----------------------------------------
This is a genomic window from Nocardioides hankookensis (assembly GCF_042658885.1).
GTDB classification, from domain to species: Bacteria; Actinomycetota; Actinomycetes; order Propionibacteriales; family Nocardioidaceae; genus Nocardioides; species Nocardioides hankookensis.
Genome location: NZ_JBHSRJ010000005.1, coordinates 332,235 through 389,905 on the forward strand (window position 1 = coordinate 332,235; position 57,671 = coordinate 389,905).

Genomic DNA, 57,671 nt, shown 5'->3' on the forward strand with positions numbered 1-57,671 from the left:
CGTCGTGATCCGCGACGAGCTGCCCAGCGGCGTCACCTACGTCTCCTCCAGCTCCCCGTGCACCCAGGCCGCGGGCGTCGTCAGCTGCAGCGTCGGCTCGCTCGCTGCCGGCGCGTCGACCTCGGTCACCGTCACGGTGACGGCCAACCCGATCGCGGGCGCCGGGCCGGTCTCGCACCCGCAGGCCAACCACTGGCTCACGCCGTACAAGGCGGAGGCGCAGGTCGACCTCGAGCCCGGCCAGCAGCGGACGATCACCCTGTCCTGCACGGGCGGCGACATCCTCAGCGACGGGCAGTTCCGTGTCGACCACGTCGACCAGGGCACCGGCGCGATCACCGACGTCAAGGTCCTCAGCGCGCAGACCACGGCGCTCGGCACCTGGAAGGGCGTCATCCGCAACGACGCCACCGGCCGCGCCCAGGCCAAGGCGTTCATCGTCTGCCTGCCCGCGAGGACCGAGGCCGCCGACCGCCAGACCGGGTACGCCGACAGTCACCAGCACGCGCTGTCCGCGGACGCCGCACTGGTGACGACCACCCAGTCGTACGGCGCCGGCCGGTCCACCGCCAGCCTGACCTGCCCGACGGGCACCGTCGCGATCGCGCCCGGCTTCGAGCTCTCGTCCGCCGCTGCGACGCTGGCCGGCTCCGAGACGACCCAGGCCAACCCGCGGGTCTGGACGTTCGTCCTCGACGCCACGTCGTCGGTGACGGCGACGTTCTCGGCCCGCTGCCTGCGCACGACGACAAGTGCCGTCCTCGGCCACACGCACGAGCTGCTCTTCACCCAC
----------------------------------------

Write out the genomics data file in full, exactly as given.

This is a genomic window from Nocardioides hankookensis (assembly GCF_042658885.1).
GTDB classification, from domain to species: Bacteria; Actinomycetota; Actinomycetes; order Propionibacteriales; family Nocardioidaceae; genus Nocardioides; species Nocardioides hankookensis.
Genome location: NZ_JBHSRJ010000005.1, coordinates 332,235 through 389,905 on the forward strand (window position 1 = coordinate 332,235; position 57,671 = coordinate 389,905).

Genomic DNA, 57,671 nt, shown 5'->3' on the forward strand with positions numbered 1-57,671 from the left:
CGTCGTGATCCGCGACGAGCTGCCCAGCGGCGTCACCTACGTCTCCTCCAGCTCCCCGTGCACCCAGGCCGCGGGCGTCGTCAGCTGCAGCGTCGGCTCGCTCGCTGCCGGCGCGTCGACCTCGGTCACCGTCACGGTGACGGCCAACCCGATCGCGGGCGCCGGGCCGGTCTCGCACCCGCAGGCCAACCACTGGCTCACGCCGTACAAGGCGGAGGCGCAGGTCGACCTCGAGCCCGGCCAGCAGCGGACGATCACCCTGTCCTGCACGGGCGGCGACATCCTCAGCGACGGGCAGTTCCGTGTCGACCACGTCGACCAGGGCACCGGCGCGATCACCGACGTCAAGGTCCTCAGCGCGCAGACCACGGCGCTCGGCACCTGGAAGGGCGTCATCCGCAACGACGCCACCGGCCGCGCCCAGGCCAAGGCGTTCATCGTCTGCCTGCCCGCGAGGACCGAGGCCGCCGACCGCCAGACCGGGTACGCCGACAGTCACCAGCACGCGCTGTCCGCGGACGCCGCACTGGTGACGACCACCCAGTCGTACGGCGCCGGCCGGTCCACCGCCAGCCTGACCTGCCCGACGGGCACCGTCGCGATCGCGCCCGGCTTCGAGCTCTCGTCCGCCGCTGCGACGCTGGCCGGCTCCGAGACGACCCAGGCCAACCCGCGGGTCTGGACGTTCGTCCTCGACGCCACGTCGTCGGTGACGGCGACGTTCTCGGCCCGCTGCCTGCGCACGACGACAAGTGCCGTCCTCGGCCACACGCACGAGCTGCTCTTCACCCAC